Therefore, historically, what Wilson is doing through two weeks is unsustainable, which is the perfect time to sell high on a player. In a Superflex league, if you have two other viable QB options, then looking to flip Wilson for a top tier player at another position and a QB who can bean adequate third option would be a very smart move this week.
RB: Dalvin Cook, Minnesota Vikings
There will be people that point to the way the Vikings have been blown out in both games and highlight that when they are leading, Cook could see even higher usage. However, the issue with Cook is not his usage, although 13 carries and two targets per game is a little on the low side for a stud running back, it is that his efficiency is likely not sustainable.
Cook has the third-highest Fantasy Points Differential among qualified players at the position with 78%. So far through two weeks, Cooks has scored 38 fantasy points, while his 26 carries and four targets would suggest he should have scored closer to 22 fantasy points. His three touchdowns and three two-point conversions have certainly helped those numbers because his 4.35 yards per attempt ranks in the middle of the pack this season.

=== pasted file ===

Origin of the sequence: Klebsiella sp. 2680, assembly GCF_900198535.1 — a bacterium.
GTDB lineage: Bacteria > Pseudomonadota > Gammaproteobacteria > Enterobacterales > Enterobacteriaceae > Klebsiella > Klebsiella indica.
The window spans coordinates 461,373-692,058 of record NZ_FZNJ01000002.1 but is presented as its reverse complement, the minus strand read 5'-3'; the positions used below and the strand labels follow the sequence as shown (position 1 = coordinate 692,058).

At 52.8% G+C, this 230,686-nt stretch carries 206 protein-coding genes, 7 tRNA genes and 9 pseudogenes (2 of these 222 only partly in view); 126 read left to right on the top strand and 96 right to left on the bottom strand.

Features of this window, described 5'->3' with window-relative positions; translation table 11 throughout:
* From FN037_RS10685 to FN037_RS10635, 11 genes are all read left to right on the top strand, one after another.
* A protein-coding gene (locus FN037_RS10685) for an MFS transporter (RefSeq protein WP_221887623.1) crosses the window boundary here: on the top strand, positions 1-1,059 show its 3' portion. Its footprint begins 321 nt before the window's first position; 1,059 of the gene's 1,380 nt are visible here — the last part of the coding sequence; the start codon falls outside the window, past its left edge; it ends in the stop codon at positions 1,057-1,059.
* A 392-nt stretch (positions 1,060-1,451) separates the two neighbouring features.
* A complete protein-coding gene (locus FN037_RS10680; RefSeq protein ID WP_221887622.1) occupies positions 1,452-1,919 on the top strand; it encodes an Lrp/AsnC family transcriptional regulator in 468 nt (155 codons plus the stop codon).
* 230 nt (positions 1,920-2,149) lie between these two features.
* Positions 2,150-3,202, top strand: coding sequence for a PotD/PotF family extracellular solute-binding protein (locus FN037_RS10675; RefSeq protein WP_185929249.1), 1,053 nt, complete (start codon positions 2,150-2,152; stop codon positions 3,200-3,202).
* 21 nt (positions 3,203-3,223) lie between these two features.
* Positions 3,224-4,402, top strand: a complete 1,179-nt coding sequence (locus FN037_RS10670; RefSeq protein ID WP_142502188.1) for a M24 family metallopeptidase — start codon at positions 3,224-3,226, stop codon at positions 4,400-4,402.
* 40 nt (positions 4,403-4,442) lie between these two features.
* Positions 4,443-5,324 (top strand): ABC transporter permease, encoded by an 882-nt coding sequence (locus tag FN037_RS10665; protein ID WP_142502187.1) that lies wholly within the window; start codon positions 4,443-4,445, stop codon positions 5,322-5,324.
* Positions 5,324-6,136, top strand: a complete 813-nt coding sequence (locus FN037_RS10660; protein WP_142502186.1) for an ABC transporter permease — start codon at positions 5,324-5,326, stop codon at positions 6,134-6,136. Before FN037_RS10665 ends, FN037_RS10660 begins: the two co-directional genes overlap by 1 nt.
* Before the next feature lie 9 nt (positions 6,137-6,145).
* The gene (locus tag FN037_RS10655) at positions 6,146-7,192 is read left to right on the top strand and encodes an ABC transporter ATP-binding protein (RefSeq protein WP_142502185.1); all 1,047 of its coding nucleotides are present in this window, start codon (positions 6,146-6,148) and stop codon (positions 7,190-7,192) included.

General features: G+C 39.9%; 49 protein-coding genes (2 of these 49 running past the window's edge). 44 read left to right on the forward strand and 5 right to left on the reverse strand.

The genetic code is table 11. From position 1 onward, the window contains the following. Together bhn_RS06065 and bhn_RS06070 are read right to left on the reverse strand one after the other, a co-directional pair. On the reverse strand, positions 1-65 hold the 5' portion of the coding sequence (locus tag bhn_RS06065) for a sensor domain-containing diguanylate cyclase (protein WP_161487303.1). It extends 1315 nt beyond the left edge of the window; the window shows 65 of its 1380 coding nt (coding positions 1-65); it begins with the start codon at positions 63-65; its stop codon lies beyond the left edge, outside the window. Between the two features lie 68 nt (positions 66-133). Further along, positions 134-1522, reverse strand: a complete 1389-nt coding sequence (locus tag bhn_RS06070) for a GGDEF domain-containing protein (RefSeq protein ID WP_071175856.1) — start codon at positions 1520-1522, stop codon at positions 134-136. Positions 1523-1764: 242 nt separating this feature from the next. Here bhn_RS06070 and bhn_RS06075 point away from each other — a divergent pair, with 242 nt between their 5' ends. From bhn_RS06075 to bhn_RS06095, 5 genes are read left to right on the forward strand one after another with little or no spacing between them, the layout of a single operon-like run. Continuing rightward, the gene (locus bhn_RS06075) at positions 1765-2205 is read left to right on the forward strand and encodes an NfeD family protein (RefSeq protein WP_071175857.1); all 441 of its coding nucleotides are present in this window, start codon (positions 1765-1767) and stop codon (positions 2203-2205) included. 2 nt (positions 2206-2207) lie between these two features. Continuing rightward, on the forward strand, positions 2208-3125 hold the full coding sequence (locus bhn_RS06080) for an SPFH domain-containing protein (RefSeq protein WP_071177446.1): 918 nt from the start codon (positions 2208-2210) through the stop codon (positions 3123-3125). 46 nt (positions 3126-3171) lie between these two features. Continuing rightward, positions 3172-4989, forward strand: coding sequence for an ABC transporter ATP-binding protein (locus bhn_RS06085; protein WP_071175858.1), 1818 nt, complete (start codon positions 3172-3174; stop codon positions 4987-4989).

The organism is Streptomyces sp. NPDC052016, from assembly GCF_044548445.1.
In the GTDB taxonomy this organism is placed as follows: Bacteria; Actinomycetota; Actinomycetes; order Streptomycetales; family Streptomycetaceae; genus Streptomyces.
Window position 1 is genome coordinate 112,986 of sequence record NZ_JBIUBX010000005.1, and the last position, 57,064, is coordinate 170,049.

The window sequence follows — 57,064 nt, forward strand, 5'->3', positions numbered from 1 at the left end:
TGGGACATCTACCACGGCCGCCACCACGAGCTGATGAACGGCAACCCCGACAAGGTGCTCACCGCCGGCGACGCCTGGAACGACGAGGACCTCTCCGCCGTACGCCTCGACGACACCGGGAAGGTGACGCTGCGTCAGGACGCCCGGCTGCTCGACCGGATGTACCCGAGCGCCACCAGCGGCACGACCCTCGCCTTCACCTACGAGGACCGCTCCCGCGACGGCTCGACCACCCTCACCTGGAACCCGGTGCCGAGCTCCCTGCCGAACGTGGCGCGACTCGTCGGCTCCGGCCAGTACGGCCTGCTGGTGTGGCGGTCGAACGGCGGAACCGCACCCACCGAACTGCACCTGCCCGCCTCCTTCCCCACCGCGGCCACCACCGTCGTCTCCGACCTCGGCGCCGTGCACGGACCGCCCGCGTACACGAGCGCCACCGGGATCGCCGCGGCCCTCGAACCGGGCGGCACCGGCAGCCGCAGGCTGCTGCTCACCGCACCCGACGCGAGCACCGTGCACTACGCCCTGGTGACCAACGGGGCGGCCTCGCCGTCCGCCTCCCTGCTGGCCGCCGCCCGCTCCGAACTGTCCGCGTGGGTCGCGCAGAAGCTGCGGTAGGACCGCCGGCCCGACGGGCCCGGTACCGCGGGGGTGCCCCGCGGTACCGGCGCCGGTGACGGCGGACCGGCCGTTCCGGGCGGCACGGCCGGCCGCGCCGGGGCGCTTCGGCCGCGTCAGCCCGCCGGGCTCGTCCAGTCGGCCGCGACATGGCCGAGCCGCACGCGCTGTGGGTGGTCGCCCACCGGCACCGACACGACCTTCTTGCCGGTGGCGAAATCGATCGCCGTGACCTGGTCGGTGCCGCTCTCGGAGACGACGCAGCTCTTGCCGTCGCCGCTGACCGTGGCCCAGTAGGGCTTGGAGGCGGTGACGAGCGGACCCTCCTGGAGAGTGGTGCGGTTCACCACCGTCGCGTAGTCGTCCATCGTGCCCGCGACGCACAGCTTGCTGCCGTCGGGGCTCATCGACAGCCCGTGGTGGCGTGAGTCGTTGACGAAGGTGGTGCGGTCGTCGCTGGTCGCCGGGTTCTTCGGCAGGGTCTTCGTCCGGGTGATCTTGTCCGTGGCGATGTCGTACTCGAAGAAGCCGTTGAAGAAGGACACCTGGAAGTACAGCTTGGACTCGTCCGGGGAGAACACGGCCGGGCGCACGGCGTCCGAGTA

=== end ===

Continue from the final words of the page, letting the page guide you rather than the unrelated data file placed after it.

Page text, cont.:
If you can flip Cook for a running back who has struggled a little out of the gate and combine that with a depth piece at either running back or another position, you could set your team up in a great place to succeed down the stretch.
WR: Calvin Ridley, Atlanta Falcons
What a start to the season Ridley has had, pulling in 16 receptions for 239 yards and four touchdowns. He has certainly taken the league by storm and currently possesses a Fantasy Points Differential of 61%, having scored over 25 points more than his calculated expected fantasy points.